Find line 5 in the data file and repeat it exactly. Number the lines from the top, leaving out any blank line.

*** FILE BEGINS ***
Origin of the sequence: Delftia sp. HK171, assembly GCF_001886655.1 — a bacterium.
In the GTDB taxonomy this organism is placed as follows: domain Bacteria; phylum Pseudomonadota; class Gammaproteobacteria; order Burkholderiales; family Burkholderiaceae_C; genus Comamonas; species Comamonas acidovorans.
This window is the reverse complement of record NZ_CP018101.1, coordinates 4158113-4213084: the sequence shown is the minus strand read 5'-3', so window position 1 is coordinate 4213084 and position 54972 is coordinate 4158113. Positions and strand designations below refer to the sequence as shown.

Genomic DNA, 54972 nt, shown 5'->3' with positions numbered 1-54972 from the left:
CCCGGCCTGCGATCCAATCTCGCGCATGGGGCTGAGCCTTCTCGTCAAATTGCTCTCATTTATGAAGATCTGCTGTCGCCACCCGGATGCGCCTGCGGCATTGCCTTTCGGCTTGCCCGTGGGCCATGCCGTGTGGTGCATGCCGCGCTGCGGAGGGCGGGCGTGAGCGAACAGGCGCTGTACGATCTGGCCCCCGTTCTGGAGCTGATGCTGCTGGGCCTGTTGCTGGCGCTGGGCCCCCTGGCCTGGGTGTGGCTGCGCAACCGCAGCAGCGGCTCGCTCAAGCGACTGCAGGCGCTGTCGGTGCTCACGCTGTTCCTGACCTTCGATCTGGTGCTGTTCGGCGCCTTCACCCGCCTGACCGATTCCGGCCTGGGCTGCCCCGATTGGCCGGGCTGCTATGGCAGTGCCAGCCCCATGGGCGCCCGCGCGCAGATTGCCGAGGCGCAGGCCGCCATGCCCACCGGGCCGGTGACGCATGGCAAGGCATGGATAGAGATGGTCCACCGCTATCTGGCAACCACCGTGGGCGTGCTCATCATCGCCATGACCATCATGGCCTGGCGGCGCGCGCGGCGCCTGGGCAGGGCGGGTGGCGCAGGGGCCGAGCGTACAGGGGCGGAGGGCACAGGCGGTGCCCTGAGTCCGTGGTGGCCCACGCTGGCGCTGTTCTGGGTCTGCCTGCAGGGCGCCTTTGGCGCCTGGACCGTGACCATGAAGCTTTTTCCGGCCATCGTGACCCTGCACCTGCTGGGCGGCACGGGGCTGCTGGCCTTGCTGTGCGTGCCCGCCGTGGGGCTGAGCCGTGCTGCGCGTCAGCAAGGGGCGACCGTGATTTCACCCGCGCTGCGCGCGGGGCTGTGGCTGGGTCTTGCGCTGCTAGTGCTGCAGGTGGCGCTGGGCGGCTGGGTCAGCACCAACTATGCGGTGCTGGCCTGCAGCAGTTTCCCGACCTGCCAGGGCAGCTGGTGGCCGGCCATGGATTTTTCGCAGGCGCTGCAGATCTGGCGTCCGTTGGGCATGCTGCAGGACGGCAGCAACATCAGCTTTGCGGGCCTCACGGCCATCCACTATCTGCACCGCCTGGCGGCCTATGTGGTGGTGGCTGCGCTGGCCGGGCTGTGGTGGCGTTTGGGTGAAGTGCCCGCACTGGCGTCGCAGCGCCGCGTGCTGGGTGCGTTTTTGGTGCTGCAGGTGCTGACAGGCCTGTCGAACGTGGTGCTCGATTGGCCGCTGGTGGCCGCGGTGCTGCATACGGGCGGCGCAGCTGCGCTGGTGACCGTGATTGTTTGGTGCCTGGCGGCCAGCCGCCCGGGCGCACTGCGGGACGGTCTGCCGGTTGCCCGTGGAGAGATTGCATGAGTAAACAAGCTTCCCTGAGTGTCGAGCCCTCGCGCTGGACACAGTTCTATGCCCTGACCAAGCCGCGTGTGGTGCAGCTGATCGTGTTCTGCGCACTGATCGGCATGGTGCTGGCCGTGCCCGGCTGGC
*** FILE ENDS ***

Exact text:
CCCGGCCTGCGATCCAATCTCGCGCATGGGGCTGAGCCTTCTCGTCAAATTGCTCTCATTTATGAAGATCTGCTGTCGCCACCCGGATGCGCCTGCGGCATTGCCTTTCGGCTTGCCCGTGGGCCATGCCGTGTGGTGCATGCCGCGCTGCGGAGGGCGGGCGTGAGCGAACAGGCGCTGTACGATCTGGCCCCCGTTCTGGAGCTGATGCTGCTGGGCCTGTTGCTGGCGCTGGGCCCCCTGGCCTGGGTGTGGCTGCGCAACCGCAGCAGCGGCTCGCTCAAGCGACTGCAGGCGCTGTCGGTGCTCACGCTGTTCCTGACCTTCGATCTGGTGCTGTTCGGCGCCTTCACCCGCCTGACCGATTCCGGCCTGGGCTGCCCCGATTGGCCGGGCTGCTATGGCAGTGCCAGCCCCATGGGCGCCCGCGCGCAGATTGCCGAGGCGCAGGCCGCCATGCCCACCGGGCCGGTGACGCATGGCAAGGCATGGATAGAGATGGTCCACCGCTATCTGGCAACCACCGTGGGCGTGCTCATCATCGCCATGACCATCATGGCCTGGCGGCGCGCGCGGCGCCTGGGCAGGGCGGGTGGCGCAGGGGCCGAGCGTACAGGGGCGGAGGGCACAGGCGGTGCCCTGAGTCCGTGGTGGCCCACGCTGGCGCTGTTCTGGGTCTGCCTGCAGGGCGCCTTTGGCGCCTGGACCGTGACCATGAAGCTTTTTCCGGCCATCGTGACCCTGCACCTGCTGGGCGGCACGGGGCTGCTGGCCTTGCTGTGCGTGCCCGCCGTGGGGCTGAGCCGTGCTGCGCGTCAGCAAGGGGCGACCGTGATTTCACCCGCGCTGCGCGCGGGGCTGTGGCTGGGTCTTGCGCTGCTAGTGCTGCAGGTGGCGCTGGGCGGCTGGGTCAGCACCAACTATGCGGTGCTGGCCTGCAGCAGTTTCCCGACCTGCCAGGGCAGCTGGTGGCCGGCCATGGATTTTTCGCAGGCGCTGCAGATCTGGCGTCCGTTGGGCATGCTGCAGGACGGCAGCAACATCAGCTTTGCGGGCCTCACGGCCATCCACTATCTGCACCGCCTGGCGGCCTATGTGGTGGTGGCTGCGCTGGCCGGGCTGTGGTGGCGTTTGGGTGAAGTGCCCGCACTGGCGTCGCAGCGCCGCGTGCTGGGTGCGTTTTTGGTGCTGCAGGTGCTGACAGGCCTGTCGAACGTGGTGCTCGATTGGCCGCTGGTGGCCGCGGTGCTGCATACGGGCGGCGCAGCTGCGCTGGTGACCGTGATTGTTTGGTGCCTGGCGGCCAGCCGCCCGGGCGCACTGCGGGACGGTCTGCCGGTTGCCCGTGGAGAGATTGCATGAGTAAACAAGCTTCCCTGAGTGTCGAGCCCTCGCGCTGGACACAGTTCTATGCCCTGACCAAGCCGCGTGTGGTGCAGCTGATCGTGTTCTGCGCACTGATCGGCATGGTGCTGGCCGTGCCCGGCTGGC